Nature is so beautiful and scenery so glorious, and this is especially apparent when I go hiking and especially in LA. When I finally reach the peak of that mountain — or if I spy anything breathtaking on the way — I definitely want to snap a pretty picture. While the hike itself is very satisfying, I feel doubly satisfied when my photos capture the precious moments well. People actually tell me I have awesome picture taking abilities, I think it’s more because hiking in Southern California just lends itself to this.
Plus you know how social media is these days “if you didn’t snap it it didn’t happen”. And now that hiking is such a popular activity, I think that knowing how to take a quality hiking picture is quite important, so here’s the lowdown*:
- Battery life: This is so important to keep in mind, especially when the sun is shining bright overhead and your phone may keep searching for nonexistent signal. You don’t want your camera to run out of battery on your hike! I make sure to charge my phone fully the night before, and usually put it on airplane mode or low brightness until I need to use it. For those using “real” cameras, consider bringing an extra battery pack.
- Think about what time you go: Personally, I’m a pretty planned person, but even still when my Instagram is craving a good scenic photo I have to consider when I want to go hiking. Sunrise and sunset hikes, and also hikes at the golden hour, always make for dreamy lighting. Sometimes (okay, always) getting up before dawn is difficult, but watching the sun peek over the horizon and warm colors spread into the sky never fails to fill me with awe and joy! So worth it.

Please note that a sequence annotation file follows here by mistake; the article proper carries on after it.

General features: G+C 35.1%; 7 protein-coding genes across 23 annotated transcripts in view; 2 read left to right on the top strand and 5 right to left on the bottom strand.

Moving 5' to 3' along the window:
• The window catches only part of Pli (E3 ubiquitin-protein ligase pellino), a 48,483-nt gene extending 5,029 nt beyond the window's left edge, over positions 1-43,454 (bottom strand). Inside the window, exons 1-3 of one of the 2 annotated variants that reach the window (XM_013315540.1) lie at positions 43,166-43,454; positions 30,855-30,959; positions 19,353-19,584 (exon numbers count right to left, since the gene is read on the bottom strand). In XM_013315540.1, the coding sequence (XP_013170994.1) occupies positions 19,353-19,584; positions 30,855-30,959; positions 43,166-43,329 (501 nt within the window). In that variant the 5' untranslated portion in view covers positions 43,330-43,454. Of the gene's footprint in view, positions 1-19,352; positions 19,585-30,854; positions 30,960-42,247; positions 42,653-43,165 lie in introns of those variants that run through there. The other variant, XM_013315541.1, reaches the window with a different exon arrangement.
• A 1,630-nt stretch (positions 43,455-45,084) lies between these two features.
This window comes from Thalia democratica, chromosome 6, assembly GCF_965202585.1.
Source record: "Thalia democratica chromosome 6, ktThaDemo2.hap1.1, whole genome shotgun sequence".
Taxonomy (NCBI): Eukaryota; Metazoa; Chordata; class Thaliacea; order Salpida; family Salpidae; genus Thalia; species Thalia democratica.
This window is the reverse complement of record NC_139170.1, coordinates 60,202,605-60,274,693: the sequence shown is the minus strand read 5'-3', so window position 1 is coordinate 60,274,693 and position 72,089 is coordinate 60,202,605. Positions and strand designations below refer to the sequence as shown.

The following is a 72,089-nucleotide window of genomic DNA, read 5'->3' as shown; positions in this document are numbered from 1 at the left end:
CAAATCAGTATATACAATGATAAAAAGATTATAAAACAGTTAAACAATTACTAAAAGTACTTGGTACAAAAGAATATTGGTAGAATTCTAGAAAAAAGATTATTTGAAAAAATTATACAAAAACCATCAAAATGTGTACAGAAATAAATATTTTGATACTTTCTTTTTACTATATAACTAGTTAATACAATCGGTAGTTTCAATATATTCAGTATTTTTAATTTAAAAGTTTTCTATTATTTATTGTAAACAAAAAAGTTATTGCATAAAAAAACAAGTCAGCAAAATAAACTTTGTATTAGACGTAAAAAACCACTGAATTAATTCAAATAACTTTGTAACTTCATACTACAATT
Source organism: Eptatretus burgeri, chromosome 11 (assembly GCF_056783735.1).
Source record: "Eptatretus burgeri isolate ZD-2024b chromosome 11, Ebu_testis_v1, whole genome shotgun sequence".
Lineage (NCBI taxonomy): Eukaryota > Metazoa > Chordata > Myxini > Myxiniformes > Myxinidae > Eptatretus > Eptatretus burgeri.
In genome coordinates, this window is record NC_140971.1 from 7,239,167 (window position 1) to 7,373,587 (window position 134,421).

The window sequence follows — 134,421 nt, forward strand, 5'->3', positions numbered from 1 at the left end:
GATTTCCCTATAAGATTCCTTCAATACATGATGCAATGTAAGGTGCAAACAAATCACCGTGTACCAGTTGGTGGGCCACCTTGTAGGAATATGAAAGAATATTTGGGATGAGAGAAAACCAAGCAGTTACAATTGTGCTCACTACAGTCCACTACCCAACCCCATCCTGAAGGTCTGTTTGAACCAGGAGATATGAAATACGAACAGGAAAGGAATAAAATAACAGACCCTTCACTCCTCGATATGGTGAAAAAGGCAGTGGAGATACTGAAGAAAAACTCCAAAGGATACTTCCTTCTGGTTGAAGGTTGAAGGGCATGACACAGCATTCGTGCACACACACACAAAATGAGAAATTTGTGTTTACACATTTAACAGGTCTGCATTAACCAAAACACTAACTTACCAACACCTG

- Action shots: You know how looking at a photo always helps you remember what life was like when you took it? I love taking pictures of little flowers on the side of the path, but I also like taking random pictures of my friends that I’m hiking with. Sometimes the candids are profile picture worthy, and other times I catch them at a funny moment. But either way, it’s cool to look back on my photos and realize that not all the pictures are posed.
- Get some inspiration: This applies to both the hiking location and the types of pictures you take. I have some of the best hiking trails in Southern California near me and I’m sure you have your own amazing ones in your area as well – personally my favorite hike of the area is undoubtedly Sandstone Peak Trail in Malibu! (Sorry, I get excited just thinking about it.) Picture-wise, Googling or looking up Instagram hashtags gives me ideas for different angles to capture nature at.
- Take in everything: It’s not the easiest to look all around and also not trip over something while hiking, but the some of my best pictures have definitely been of unexpected overlooks and things. Since you’re in nature and enjoying it, try to really soak in the tranquility! There are also lots of plants and animals around you to admire. Birds are my favorite animal, so when I find a woodsy spot in a hike, I like to stop and see if I can hear any birds chirping.
- Framing and filtering: I took a photography class in high school that told me about the rule of thirds, and now I generally try to follow that when I take pictures. Basically, it means that the main thing that I want to take a picture of isn’t in the center of the photo. For example, the tree will be in the last third of the picture. This helps make the photo look more natural and friendly (or so my teacher said). I also just think it looks aesthetic 😉 While you can consider the way you focus your lighting when you take pictures, don’t forget that there are plenty of tools to crop or edit your photos after you take them too.
Thanks for letting me share my hiking photo experiences with you! If you take any good pictures, don’t be afraid to share with me too with @belyvly on Facebook or Instagram!
*Disclaimer: I use my iPhone 5s for all my hiking photos
Pictures by Lyvly Ambassador: Gabs W.